Docker FizzBuzz Image

What is FizzBuzz?

A popular interview question is the “FizzBuzz test”, its based on a children’s game where you count from 1 to 100 and for multiples of 3 say “Fizz”, multiples of 5 say “Buzz”, if both say “FizzBuzz” else say the number, example 8.

Translated into to the code domain the question you could ask is:

“Write a program that prints the numbers from 1 to 100. But for multiples of three print “Fizz” instead of the number and for the multiples of five print “Buzz”. For numbers which are multiples of both three and five print “FizzBuzz”.”

Whats this got to do with Docker?

Well the hello world app from Docker is great but this is a little more fun and I like to put things into containers. FizzBuzz seems like a good candidate and is simpler to understand than the Docker Image for SMS.

The ‘hello world’ example from Docker also starts its life from an image they call ‘SCRATCH’ – this is great but not really useful in real world applications (Well ones I am capable of building anyway)
My ‘FizzBuzz’ image starts its life from ‘microsoft/aspnetcore:2.0’ so its far larger but comes with the .net goodness I know and love.

FizzBuzz is also a great way to demonstrate how easy Docker is to use and the powerful features it has! I hope it inspires developers looking to try their hand at Docker and gives a starting point.

Perhaps instead of asking a candidate to do the sudo code for you, ask them how they will code and create a docker image 🙂

The Code

I used a C# Console Application targeting .Net Core 2 so the resulting container is platform agnostic.

You can download all the source code here.

Variables are used for the lowerBound, upperBound, fizzAt, buzzAt and outPut values as things need to be maintainable. This demonstrates that things can change, just look at our recent VAT increase!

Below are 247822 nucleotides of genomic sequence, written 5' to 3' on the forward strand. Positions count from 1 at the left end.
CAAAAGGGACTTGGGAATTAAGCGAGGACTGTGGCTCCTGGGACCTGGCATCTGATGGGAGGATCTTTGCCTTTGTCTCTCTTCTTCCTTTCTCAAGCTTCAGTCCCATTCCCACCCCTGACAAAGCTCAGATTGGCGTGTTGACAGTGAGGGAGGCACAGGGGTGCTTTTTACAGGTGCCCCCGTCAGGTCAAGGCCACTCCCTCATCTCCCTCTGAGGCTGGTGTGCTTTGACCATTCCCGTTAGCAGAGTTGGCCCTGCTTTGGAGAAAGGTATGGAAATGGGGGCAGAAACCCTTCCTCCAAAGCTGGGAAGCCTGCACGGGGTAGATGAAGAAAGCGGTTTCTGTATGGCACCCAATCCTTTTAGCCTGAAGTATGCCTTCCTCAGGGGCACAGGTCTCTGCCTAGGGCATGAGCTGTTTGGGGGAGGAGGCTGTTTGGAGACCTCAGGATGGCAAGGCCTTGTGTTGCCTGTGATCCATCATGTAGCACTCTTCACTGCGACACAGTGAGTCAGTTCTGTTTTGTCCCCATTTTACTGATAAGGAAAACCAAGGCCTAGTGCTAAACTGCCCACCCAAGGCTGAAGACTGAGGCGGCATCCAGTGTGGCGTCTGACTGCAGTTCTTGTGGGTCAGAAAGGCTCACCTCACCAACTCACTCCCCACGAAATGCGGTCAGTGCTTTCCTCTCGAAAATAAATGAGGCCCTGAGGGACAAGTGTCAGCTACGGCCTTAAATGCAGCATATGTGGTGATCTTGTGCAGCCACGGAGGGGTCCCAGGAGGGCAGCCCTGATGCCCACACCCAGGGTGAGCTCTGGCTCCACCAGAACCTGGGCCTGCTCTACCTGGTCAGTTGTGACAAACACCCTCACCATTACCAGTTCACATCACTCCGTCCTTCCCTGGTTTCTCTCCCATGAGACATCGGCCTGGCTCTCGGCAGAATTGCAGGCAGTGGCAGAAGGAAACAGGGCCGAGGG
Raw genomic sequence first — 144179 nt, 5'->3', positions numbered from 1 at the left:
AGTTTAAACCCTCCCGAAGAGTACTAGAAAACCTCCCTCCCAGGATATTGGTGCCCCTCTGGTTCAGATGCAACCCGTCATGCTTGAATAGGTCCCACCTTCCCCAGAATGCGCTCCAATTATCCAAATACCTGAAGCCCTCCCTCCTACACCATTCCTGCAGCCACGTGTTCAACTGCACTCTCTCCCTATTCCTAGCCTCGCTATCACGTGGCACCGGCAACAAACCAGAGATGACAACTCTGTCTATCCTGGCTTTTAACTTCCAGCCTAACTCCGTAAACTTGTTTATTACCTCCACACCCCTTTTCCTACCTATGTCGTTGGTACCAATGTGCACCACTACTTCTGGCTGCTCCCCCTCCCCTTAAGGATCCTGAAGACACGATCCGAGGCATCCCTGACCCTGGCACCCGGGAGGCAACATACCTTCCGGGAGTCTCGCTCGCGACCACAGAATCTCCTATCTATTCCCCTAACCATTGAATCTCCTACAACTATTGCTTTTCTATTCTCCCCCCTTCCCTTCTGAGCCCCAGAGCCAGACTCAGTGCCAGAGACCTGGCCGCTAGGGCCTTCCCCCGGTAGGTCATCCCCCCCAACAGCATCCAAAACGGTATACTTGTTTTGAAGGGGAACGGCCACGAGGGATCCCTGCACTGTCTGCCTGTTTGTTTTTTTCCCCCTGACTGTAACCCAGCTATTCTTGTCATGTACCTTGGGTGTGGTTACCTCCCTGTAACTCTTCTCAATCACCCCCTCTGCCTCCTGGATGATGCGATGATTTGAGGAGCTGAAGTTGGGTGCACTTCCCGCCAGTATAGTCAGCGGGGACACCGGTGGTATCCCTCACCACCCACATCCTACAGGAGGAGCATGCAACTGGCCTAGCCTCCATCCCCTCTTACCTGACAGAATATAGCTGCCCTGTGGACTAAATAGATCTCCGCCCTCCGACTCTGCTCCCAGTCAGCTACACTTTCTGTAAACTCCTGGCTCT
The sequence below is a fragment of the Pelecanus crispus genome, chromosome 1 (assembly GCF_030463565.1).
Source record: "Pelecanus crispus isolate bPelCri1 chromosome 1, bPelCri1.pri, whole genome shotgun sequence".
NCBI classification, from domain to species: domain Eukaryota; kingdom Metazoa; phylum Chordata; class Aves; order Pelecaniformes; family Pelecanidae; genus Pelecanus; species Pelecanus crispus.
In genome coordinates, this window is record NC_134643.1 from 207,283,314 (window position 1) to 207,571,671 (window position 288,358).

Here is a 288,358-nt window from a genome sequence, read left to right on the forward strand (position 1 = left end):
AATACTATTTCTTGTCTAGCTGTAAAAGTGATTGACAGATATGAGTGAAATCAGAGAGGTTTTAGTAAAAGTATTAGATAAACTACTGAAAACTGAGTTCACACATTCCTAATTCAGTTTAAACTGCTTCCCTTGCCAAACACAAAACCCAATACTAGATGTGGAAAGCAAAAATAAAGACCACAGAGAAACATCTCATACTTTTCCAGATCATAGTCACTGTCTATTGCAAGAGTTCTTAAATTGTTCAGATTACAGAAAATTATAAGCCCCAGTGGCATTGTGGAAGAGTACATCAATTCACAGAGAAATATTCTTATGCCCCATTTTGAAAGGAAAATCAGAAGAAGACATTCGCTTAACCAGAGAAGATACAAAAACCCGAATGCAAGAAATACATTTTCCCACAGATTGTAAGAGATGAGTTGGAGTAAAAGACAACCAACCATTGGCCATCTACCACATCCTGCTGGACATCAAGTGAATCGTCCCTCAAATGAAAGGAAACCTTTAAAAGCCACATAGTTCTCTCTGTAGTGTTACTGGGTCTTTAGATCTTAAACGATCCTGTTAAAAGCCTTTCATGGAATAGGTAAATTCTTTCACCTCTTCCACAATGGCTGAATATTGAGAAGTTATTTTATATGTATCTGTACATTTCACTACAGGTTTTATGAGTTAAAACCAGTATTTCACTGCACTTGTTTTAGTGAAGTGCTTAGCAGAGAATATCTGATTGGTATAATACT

These are read from injected environmental variables but do have hard coded defaults set, this is fine for this example however for production applications anything hard coded is frowned upon.


var lowerBound = Environment.GetEnvironmentVariable("lowerBound") == null ? 1 : Convert.ToInt32(Environment.GetEnvironmentVariable("lowerBound"));


Docker builds images from Dockerfiles, I used to create a repository which builds the resulting image to This can then be pulled from with the following commmand:

docker pull carlpaton/fizzbuzz

The docker file runs the following steps:

1. Creates a builder image from microsoft/dotnet:2.0-sdk
2. Copys the solution file
3. Copys the project file and restores dependencys (same like your IDE does from Nuget)
4. Copys your class files
5. Builds & Publishes your code (same like your IDE’s compiler does)
6. Finally from microsoft/aspnetcore:2.0 builds the image and copys in the compiled code from the ‘builder’ image

You can view the contents of the Dockerfile I used here.

Environmental Variables

The variables based on how you want the resulting container to behave need to be injected when you spin up, these need to be in a file thats relative to your current director.

Example: env_file_name.env


You then inject with –env-file=env_file_name.env

Shell script

To pull the container and spin up the image you will need to simply run the following shell script.
Note that you can pass the environmental variables in the command, or even better you can use Docker Compose.

Example shell script:

docker pull carlpaton/fizzbuzz:v1.0.0
sudo docker container kill fizzbuzz
sudo docker rm fizzbuzz

sudo docker run --env-file=env_file_name.env --name fizzbuzz carlpaton/fizzbuzz:v1.0.0

sudo docker start fizzbuzz
sudo docker ps --all

You can download this shell script here.

Open Source

I believe in sharing things, all the code for the above is free MIT.

References & Perquisites

Before running the above you will need to setup Docker.

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